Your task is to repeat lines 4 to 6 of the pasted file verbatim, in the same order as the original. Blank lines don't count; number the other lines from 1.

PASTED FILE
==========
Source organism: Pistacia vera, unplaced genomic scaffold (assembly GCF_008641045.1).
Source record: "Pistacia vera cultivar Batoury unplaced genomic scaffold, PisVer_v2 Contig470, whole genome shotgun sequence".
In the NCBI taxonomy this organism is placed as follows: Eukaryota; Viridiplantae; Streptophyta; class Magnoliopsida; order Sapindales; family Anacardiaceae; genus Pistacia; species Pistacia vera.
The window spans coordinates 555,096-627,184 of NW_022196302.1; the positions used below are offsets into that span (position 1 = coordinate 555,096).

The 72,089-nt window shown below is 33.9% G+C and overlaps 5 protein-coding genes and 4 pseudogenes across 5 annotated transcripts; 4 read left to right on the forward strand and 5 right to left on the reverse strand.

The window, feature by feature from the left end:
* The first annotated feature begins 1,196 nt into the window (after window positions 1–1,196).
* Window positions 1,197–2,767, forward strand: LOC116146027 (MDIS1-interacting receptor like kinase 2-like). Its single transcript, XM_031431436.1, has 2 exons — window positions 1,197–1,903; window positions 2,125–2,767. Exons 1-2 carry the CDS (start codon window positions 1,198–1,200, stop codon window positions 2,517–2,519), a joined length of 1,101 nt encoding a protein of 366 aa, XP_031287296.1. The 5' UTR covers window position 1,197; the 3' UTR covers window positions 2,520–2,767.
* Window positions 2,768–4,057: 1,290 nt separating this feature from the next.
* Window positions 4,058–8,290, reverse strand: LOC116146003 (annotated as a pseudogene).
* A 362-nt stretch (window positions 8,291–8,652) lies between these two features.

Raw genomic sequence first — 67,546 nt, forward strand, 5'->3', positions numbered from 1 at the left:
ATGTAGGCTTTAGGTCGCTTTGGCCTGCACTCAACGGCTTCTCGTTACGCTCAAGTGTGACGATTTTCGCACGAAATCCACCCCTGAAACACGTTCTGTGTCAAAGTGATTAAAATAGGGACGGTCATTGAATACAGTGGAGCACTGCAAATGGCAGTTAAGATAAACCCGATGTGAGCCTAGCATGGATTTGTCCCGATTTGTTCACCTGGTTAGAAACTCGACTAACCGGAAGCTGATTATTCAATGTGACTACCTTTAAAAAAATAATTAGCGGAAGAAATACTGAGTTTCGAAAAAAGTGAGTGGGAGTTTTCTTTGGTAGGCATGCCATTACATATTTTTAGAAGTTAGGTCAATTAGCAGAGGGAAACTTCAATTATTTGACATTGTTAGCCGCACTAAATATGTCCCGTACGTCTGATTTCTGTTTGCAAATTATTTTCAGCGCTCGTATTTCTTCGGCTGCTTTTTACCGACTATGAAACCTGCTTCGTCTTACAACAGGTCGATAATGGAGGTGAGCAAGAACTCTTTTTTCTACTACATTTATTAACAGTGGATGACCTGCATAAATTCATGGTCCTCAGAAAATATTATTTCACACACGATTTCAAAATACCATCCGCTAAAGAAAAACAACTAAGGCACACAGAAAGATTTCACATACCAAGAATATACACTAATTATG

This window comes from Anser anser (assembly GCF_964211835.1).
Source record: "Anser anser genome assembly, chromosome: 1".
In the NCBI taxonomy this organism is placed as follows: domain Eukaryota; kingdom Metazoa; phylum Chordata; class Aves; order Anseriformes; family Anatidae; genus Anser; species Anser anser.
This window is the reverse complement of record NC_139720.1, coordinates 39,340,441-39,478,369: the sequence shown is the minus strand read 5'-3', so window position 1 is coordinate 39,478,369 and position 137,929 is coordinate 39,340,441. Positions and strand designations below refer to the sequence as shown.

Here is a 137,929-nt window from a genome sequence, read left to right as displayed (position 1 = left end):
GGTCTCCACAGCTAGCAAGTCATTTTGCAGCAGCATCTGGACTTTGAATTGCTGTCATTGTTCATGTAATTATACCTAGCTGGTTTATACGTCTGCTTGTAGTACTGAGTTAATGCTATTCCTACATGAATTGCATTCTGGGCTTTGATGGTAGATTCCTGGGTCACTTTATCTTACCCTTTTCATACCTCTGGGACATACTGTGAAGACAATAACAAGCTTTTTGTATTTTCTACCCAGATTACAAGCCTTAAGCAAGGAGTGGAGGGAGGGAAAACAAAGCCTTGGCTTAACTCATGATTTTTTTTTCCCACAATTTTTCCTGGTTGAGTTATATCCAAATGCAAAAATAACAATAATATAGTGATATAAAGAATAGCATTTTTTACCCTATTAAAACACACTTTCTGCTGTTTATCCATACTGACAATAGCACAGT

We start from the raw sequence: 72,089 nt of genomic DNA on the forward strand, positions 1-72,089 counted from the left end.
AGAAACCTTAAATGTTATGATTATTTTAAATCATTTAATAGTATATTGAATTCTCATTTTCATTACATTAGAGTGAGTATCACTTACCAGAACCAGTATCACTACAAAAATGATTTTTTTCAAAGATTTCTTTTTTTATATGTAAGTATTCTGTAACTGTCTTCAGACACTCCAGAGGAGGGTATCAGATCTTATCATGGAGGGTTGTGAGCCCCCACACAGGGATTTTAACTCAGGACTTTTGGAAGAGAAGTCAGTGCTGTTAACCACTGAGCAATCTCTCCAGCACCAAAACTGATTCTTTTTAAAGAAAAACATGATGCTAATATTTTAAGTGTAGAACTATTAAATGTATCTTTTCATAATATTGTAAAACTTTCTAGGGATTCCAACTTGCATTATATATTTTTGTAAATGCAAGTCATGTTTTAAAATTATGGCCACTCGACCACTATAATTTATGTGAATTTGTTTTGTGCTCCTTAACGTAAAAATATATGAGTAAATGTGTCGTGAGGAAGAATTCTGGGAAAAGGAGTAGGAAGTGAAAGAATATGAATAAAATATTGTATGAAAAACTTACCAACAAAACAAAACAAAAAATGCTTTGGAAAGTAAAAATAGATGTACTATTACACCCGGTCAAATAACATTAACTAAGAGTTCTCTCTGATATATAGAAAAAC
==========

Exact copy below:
The window spans coordinates 555,096-627,184 of NW_022196302.1; the positions used below are offsets into that span (position 1 = coordinate 555,096).

The 72,089-nt window shown below is 33.9% G+C and overlaps 5 protein-coding genes and 4 pseudogenes across 5 annotated transcripts; 4 read left to right on the forward strand and 5 right to left on the reverse strand.

The window, feature by feature from the left end: